Days of Future Past isn’t even where the expendable PoC tropes begin. In X-Men: The Last Stand (the third movie), a bunch of new characters are introduced when Magneto recruits new followers. Lots of these folks are PoC, which is cool (I really like Arclight, for the record), but we never get to know them, and a bunch of them die at the end of the movie. None of Magneto’s new recruits survive to have an impact on subsequent movies in the franchise. As far as I remember, none of them even appear in any of the subsequent movies.

And look, I realize that this is maybe not on purpose. The studio can certainly make an argument that there’s a finite amount of marketing space, a finite amount of space in a story, a finite amount of space in merchandizing, and that Patrick Stewart, Ian McKellan, and Hugh Jackman just take up a damn lot of space. And a lot of folks will see that argument as having merit. But racism isn’t always on purpose, and impact doesn’t equal intent. And it creates a self-fulfilling prophecy: Storm doesn’t have enough of a following to get toys made in her likeness or a movie made about her, so kids going to see the X-Men movies never learn enough about her to get curious, so they don’t demand more Storm, so the studio doesn’t make a movie that it doesn’t think people would be interested in. And we can all talk ourselves into never having people of color on screen and make it never about race at all.

So, no more Storm. No more Bishop, or Blink, or Warpath. No Sunspot. No Jubilation Lee. We had Lady Deathstrike, for a hot minute, but she’s gone. And whatever reasons you or the studio wants to give for why we had three Wolverine movies and no movies about Storm, I think that sucks.

 

 

Random Tangent #1: I know that Magneto often plays the role of the villain in the comics, but can we just take a minute and sit with the fact that all the villains in these movies who hold systemic power and influence (Senator Kelly, Colonel Stryker, Bolivar Trask) are tertiary villains, passing fads, while the primary, unkillable nemesis is…Magneto? The Jewish war refugee who lost his family (twice!), whose anger and grief is deep and cold and bottomless, and whose reaction to oppression may be summarized as, “You killed my family and there is no justice for that so come on, just try it, try anything, because I have been looking for an excuse to drop a football stadium on your heads”? That’s…not how oppression works at all, actually. Ian McKellan and Michael Fassbender are both great. And it’s really hard to make a compelling narrative about fighting a power system (see also: the Captain America: Civil War movie, which took all the thematic conversations in the comics about freedom vs oversight and made it into a personal beef between Captain America and Iron Man). But also, making the survivor of a genocide into a perpetrator of terror while white villains disappear in between movies is not a politically neutral decision.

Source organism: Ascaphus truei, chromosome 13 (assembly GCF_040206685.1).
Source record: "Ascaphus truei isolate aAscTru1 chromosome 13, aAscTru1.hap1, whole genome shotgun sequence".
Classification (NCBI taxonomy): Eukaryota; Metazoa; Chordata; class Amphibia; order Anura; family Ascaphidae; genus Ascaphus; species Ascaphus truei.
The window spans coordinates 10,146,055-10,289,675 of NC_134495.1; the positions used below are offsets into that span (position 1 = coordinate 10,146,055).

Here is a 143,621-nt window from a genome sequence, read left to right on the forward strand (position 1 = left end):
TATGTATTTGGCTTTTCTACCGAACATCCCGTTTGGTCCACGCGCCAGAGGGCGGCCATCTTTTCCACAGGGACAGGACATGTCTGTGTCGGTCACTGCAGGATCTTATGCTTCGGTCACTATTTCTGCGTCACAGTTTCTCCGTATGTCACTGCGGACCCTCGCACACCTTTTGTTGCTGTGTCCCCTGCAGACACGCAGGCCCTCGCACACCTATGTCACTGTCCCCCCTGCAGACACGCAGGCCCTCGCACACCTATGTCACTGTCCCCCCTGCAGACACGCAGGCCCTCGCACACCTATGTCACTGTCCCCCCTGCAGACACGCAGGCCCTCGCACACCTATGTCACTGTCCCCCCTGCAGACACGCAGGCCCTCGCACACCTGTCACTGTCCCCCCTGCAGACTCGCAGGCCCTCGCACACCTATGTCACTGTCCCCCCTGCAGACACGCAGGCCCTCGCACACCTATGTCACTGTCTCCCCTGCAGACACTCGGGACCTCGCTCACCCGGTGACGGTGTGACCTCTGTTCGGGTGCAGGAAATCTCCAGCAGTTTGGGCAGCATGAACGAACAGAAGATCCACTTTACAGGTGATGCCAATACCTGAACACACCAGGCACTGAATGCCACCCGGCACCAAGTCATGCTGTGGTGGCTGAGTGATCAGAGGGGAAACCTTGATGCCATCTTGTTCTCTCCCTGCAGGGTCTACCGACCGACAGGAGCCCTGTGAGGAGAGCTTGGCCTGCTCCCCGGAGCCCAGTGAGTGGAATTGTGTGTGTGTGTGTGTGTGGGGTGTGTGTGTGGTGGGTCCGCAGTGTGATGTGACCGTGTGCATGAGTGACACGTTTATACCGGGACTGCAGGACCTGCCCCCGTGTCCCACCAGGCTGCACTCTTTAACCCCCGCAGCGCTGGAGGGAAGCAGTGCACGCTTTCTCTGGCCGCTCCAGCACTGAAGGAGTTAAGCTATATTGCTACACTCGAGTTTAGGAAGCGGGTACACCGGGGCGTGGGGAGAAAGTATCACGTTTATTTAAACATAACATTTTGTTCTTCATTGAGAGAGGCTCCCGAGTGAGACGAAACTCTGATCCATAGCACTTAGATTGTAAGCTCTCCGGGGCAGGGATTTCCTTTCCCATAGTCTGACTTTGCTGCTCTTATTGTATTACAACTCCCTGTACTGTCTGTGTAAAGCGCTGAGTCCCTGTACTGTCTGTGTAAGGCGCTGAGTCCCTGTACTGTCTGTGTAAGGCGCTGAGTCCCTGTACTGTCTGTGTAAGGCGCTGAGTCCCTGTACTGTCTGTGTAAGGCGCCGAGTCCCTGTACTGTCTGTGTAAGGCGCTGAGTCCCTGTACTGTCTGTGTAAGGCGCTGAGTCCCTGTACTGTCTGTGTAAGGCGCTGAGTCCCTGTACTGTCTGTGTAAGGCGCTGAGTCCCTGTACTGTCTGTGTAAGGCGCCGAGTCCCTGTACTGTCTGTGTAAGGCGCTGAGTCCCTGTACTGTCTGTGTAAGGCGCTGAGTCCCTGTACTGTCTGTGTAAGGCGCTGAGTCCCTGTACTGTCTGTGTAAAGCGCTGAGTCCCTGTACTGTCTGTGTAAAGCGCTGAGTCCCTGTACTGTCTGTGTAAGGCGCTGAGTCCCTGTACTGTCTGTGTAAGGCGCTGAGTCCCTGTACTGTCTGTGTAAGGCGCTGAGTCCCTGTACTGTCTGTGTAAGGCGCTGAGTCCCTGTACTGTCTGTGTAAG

Random Tangent #2: Speaking of evil-doers, in X2: X-Men United, the most queer-coded movie of the entire franchise, the baddie is Col. William Stryker, who enslaves mutants as part of his master plan to eradicate them. Near the climax, it’s made clear that his son is also a mutant. Stryker declares that he “has no son,” rather than accept the fact that a) his son is a mutant; b) he has subjected his son to brutal scientific experimentation to control him because he can’t accept him; and c) he is sitting right there. (Perhaps it wasn’t intended to refer to this at the time, but when I watch it now that line makes me think of the ex-gay movement that holds gay kids captive and brainwashes them into trying to be straight). There’s adults out there who haven’t talked to their parents since they came out in the late 90s, because their parents disowned them. There’s kids out there right now living on the street because they can’t safely live with their parents, because their parents are homophobes. William Stryker declaring that he has no son is perhaps the most pedestrian, believably evil line in that entire movie.